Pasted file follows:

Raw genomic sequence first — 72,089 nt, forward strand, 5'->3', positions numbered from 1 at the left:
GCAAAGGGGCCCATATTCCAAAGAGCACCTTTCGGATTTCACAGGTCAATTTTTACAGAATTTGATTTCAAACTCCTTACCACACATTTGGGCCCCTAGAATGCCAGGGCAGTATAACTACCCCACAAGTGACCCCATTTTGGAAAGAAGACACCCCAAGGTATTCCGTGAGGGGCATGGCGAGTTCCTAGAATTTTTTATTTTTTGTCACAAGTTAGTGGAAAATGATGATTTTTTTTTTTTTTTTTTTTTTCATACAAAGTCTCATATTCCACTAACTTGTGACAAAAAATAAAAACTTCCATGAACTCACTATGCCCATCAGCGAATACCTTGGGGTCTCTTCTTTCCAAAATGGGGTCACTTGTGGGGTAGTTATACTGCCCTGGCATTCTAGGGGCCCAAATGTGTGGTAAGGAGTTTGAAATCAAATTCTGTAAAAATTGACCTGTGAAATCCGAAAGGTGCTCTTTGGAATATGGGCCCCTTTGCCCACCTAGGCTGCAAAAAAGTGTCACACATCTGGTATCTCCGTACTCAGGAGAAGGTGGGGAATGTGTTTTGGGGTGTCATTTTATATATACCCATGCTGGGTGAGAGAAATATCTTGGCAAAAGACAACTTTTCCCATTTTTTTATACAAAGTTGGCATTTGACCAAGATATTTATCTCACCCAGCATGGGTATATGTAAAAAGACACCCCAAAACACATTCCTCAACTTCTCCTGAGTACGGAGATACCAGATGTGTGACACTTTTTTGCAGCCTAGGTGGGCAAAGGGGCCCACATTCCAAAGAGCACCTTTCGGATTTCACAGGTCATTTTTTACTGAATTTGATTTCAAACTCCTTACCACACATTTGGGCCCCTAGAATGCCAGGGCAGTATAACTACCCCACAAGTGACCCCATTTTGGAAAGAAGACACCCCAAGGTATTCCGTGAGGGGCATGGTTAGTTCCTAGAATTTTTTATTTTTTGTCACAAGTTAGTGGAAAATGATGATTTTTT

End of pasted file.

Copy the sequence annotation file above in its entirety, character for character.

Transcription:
Raw genomic sequence first — 72,089 nt, forward strand, 5'->3', positions numbered from 1 at the left:
GCAAAGGGGCCCATATTCCAAAGAGCACCTTTCGGATTTCACAGGTCAATTTTTACAGAATTTGATTTCAAACTCCTTACCACACATTTGGGCCCCTAGAATGCCAGGGCAGTATAACTACCCCACAAGTGACCCCATTTTGGAAAGAAGACACCCCAAGGTATTCCGTGAGGGGCATGGCGAGTTCCTAGAATTTTTTATTTTTTGTCACAAGTTAGTGGAAAATGATGATTTTTTTTTTTTTTTTTTTTTTCATACAAAGTCTCATATTCCACTAACTTGTGACAAAAAATAAAAACTTCCATGAACTCACTATGCCCATCAGCGAATACCTTGGGGTCTCTTCTTTCCAAAATGGGGTCACTTGTGGGGTAGTTATACTGCCCTGGCATTCTAGGGGCCCAAATGTGTGGTAAGGAGTTTGAAATCAAATTCTGTAAAAATTGACCTGTGAAATCCGAAAGGTGCTCTTTGGAATATGGGCCCCTTTGCCCACCTAGGCTGCAAAAAAGTGTCACACATCTGGTATCTCCGTACTCAGGAGAAGGTGGGGAATGTGTTTTGGGGTGTCATTTTATATATACCCATGCTGGGTGAGAGAAATATCTTGGCAAAAGACAACTTTTCCCATTTTTTTATACAAAGTTGGCATTTGACCAAGATATTTATCTCACCCAGCATGGGTATATGTAAAAAGACACCCCAAAACACATTCCTCAACTTCTCCTGAGTACGGAGATACCAGATGTGTGACACTTTTTTGCAGCCTAGGTGGGCAAAGGGGCCCACATTCCAAAGAGCACCTTTCGGATTTCACAGGTCATTTTTTACTGAATTTGATTTCAAACTCCTTACCACACATTTGGGCCCCTAGAATGCCAGGGCAGTATAACTACCCCACAAGTGACCCCATTTTGGAAAGAAGACACCCCAAGGTATTCCGTGAGGGGCATGGTTAGTTCCTAGAATTTTTTATTTTTTGTCACAAGTTAGTGGAAAATGATGATTTTTT